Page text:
Sketching Sea Thrift at Gwenver Beach, Cornwall

Evening light, pink flowers, beside background of breaking waves

We’ve been down to Gwenver Beach. We walked along the path towards the cliffs in the evening light. There was quite a swell and the waves were breaking on the rocks.

The next day we picnicked on the beach. Even though the sun was bright the wind was cold. I sat sketching in the dunes. I’m working for a show to be called ‘Coast’ at the ‘Flying Colours Gallery’, Chelsea, in November. There is a lot of work to do. I’ll be showing fish and shell paintings but also paintings of flowers associated with the sea.

Sea thrift heads against a back ground of breaking wave

Much of the sea thrift was already pollinated and had gone to seed. As well as the bees it attracts a daylight moth, the Five Spot Burnett, Zygaena Trifolii, and a small snail, the name of which I do not know, which happily munches its way through the pink petals, pollinated or not.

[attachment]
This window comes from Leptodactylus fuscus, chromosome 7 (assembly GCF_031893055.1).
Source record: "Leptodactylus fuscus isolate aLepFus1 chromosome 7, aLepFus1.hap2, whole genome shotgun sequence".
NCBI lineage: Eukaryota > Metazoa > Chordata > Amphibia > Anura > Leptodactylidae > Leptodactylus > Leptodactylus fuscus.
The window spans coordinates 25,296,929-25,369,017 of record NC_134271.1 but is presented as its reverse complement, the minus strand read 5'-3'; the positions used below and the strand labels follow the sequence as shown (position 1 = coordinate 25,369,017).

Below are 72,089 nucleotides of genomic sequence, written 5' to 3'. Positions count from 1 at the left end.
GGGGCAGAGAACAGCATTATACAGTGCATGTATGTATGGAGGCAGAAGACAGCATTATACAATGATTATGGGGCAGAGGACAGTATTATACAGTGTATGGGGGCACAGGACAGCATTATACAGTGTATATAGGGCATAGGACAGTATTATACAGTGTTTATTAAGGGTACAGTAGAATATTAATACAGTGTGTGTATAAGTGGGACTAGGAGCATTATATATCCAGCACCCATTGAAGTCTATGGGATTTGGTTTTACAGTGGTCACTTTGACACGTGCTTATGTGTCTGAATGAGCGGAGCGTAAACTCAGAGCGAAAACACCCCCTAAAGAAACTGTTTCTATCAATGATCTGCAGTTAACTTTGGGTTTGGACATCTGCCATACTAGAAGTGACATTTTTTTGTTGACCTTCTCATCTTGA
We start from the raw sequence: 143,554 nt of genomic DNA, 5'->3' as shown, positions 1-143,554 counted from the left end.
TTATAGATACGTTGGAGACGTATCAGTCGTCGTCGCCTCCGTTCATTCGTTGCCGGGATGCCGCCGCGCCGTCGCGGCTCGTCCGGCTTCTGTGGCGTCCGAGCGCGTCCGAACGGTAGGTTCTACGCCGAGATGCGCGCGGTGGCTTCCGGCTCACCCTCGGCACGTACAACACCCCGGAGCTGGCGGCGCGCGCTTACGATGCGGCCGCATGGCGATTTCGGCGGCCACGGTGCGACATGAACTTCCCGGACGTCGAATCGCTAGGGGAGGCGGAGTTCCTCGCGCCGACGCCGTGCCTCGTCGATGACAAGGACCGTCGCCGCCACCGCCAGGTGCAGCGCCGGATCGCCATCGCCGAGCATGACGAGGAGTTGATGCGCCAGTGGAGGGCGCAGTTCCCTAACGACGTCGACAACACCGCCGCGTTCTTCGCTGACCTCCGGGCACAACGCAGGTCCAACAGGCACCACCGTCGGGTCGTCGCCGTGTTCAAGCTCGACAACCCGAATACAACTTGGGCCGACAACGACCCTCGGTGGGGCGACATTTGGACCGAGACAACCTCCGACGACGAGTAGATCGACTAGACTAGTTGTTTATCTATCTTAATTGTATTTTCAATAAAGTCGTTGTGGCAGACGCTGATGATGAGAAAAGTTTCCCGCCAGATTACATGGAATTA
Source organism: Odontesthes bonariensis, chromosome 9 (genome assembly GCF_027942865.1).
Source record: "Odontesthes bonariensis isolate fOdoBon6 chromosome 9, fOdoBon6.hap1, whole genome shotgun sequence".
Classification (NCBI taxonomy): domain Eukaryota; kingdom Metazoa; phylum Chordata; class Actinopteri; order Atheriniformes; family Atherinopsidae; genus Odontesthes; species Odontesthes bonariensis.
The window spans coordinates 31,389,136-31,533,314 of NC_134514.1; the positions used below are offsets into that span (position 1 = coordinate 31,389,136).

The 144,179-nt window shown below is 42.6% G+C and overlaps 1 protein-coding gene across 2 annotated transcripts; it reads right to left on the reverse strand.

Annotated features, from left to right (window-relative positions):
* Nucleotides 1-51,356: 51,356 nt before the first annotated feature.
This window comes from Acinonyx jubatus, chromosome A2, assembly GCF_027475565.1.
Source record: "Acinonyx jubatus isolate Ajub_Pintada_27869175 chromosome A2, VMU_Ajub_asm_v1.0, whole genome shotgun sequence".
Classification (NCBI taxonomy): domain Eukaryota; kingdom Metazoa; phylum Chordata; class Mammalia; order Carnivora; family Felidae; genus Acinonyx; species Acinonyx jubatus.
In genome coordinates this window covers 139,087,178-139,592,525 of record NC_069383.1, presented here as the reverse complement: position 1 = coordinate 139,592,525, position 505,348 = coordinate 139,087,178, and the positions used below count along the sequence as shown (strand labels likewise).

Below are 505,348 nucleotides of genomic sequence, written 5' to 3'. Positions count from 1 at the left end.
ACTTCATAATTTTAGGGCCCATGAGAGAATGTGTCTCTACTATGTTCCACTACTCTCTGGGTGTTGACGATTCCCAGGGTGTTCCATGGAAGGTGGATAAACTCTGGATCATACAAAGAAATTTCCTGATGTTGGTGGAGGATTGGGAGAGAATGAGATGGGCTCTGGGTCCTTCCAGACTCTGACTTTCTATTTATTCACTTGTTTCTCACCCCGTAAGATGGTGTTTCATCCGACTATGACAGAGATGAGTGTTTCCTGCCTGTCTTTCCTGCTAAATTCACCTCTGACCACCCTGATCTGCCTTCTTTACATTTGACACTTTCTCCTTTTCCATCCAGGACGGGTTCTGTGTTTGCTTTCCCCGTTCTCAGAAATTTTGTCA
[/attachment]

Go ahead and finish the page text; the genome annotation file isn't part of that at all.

Pink Sea Thrift flowers, Zygaena trifolii, Five spot Burnet, blue sky

It’s a lovely place, not far from Sennen Cove in Cornwall. There is a long steep walk down but it’s worth it.

Sea thrift, shadows on sketch

Ink and acrylic sketch on Paper by Catherine Forshall of sea thrift Armeria Maritima at Gwenver Beach Cornwall

If you would like to be kept informed of forthcoming shows please email me at catherineforshall@yahoo.co.uk

All photographs © James Forshall

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Goblin Gloves: painting foxgloves

Foxgloves, digitalis purpurea, against a back ground of blue and ochre on canvas

The weather’s filthy: wind, rain. It’s gusting 60 mph down on the coast. So it’s nice to be inside painting something that reminds me that summer really is here…somewhere. It’s certainly not outside.

Foxglove laid across canvas, paint brush in background painting flowers on canvas